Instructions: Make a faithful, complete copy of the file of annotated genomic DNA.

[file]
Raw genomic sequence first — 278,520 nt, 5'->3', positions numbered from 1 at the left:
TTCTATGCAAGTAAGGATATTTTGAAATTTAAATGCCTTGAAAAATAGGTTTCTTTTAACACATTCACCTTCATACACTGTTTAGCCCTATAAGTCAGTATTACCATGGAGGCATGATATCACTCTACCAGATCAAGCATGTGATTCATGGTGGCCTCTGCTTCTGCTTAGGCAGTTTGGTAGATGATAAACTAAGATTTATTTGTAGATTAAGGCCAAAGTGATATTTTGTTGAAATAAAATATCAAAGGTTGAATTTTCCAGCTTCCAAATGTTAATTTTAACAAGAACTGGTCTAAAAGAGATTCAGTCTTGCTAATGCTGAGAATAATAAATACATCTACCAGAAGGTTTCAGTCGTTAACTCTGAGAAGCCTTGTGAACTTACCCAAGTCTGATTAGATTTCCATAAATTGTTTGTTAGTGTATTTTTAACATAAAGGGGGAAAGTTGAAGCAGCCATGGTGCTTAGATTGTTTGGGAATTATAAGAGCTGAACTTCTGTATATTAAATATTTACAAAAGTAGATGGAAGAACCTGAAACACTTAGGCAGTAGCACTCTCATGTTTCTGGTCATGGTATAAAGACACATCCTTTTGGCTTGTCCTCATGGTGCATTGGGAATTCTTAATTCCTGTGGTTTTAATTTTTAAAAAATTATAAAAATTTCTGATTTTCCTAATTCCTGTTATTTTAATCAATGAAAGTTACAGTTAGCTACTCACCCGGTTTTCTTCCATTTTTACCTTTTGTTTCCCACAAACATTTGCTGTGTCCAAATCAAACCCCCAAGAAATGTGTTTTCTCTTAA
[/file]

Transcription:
Raw genomic sequence first — 278,520 nt, 5'->3', positions numbered from 1 at the left:
TTCTATGCAAGTAAGGATATTTTGAAATTTAAATGCCTTGAAAAATAGGTTTCTTTTAACACATTCACCTTCATACACTGTTTAGCCCTATAAGTCAGTATTACCATGGAGGCATGATATCACTCTACCAGATCAAGCATGTGATTCATGGTGGCCTCTGCTTCTGCTTAGGCAGTTTGGTAGATGATAAACTAAGATTTATTTGTAGATTAAGGCCAAAGTGATATTTTGTTGAAATAAAATATCAAAGGTTGAATTTTCCAGCTTCCAAATGTTAATTTTAACAAGAACTGGTCTAAAAGAGATTCAGTCTTGCTAATGCTGAGAATAATAAATACATCTACCAGAAGGTTTCAGTCGTTAACTCTGAGAAGCCTTGTGAACTTACCCAAGTCTGATTAGATTTCCATAAATTGTTTGTTAGTGTATTTTTAACATAAAGGGGGAAAGTTGAAGCAGCCATGGTGCTTAGATTGTTTGGGAATTATAAGAGCTGAACTTCTGTATATTAAATATTTACAAAAGTAGATGGAAGAACCTGAAACACTTAGGCAGTAGCACTCTCATGTTTCTGGTCATGGTATAAAGACACATCCTTTTGGCTTGTCCTCATGGTGCATTGGGAATTCTTAATTCCTGTGGTTTTAATTTTTAAAAAATTATAAAAATTTCTGATTTTCCTAATTCCTGTTATTTTAATCAATGAAAGTTACAGTTAGCTACTCACCCGGTTTTCTTCCATTTTTACCTTTTGTTTCCCACAAACATTTGCTGTGTCCAAATCAAACCCCCAAGAAATGTGTTTTCTCTTAA